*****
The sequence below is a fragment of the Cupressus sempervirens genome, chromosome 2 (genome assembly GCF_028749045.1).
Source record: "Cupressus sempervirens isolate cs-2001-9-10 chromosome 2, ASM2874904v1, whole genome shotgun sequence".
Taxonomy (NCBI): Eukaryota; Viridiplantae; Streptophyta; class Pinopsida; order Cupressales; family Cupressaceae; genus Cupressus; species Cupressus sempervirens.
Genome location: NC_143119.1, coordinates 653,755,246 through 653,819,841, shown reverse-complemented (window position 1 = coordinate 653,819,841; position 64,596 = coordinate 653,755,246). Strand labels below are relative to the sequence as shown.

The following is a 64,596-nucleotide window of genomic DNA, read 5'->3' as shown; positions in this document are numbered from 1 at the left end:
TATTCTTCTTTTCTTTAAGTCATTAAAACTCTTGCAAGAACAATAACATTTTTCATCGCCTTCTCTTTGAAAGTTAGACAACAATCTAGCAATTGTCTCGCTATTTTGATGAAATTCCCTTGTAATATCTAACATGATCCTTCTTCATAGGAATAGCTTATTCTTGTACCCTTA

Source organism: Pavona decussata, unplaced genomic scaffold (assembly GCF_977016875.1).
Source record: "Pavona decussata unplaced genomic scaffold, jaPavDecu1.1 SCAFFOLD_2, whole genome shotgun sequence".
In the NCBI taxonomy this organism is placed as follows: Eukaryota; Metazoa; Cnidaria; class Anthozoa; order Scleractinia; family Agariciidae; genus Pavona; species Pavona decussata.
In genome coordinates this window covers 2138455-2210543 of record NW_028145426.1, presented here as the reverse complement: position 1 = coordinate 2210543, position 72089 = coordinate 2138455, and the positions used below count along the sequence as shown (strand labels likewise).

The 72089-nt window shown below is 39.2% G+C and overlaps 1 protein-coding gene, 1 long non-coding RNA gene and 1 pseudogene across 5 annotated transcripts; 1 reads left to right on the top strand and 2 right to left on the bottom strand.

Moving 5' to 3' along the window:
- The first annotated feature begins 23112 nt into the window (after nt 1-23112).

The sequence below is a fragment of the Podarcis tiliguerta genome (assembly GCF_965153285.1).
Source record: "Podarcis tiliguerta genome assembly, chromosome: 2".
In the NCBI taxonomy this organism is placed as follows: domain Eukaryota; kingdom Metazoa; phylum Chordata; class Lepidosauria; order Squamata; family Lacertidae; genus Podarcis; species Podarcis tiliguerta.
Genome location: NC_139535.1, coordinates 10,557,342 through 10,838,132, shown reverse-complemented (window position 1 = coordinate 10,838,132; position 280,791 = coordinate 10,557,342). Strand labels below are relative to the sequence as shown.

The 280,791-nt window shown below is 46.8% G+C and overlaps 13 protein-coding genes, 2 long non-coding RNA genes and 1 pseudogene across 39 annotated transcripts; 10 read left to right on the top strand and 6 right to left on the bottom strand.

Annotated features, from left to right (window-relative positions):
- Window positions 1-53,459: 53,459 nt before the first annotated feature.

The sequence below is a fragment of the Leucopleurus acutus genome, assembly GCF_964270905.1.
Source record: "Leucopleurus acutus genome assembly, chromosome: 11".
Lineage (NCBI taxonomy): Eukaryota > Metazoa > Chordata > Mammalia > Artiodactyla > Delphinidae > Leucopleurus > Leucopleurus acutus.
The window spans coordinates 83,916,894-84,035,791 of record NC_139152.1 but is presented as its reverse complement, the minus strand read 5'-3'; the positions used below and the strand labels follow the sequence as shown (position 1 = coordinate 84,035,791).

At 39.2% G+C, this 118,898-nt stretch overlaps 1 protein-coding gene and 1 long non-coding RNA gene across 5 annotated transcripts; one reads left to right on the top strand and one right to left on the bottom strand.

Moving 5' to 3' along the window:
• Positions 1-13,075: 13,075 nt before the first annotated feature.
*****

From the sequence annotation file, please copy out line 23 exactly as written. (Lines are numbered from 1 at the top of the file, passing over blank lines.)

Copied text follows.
Lineage (NCBI taxonomy): Eukaryota > Metazoa > Chordata > Mammalia > Artiodactyla > Delphinidae > Leucopleurus > Leucopleurus acutus.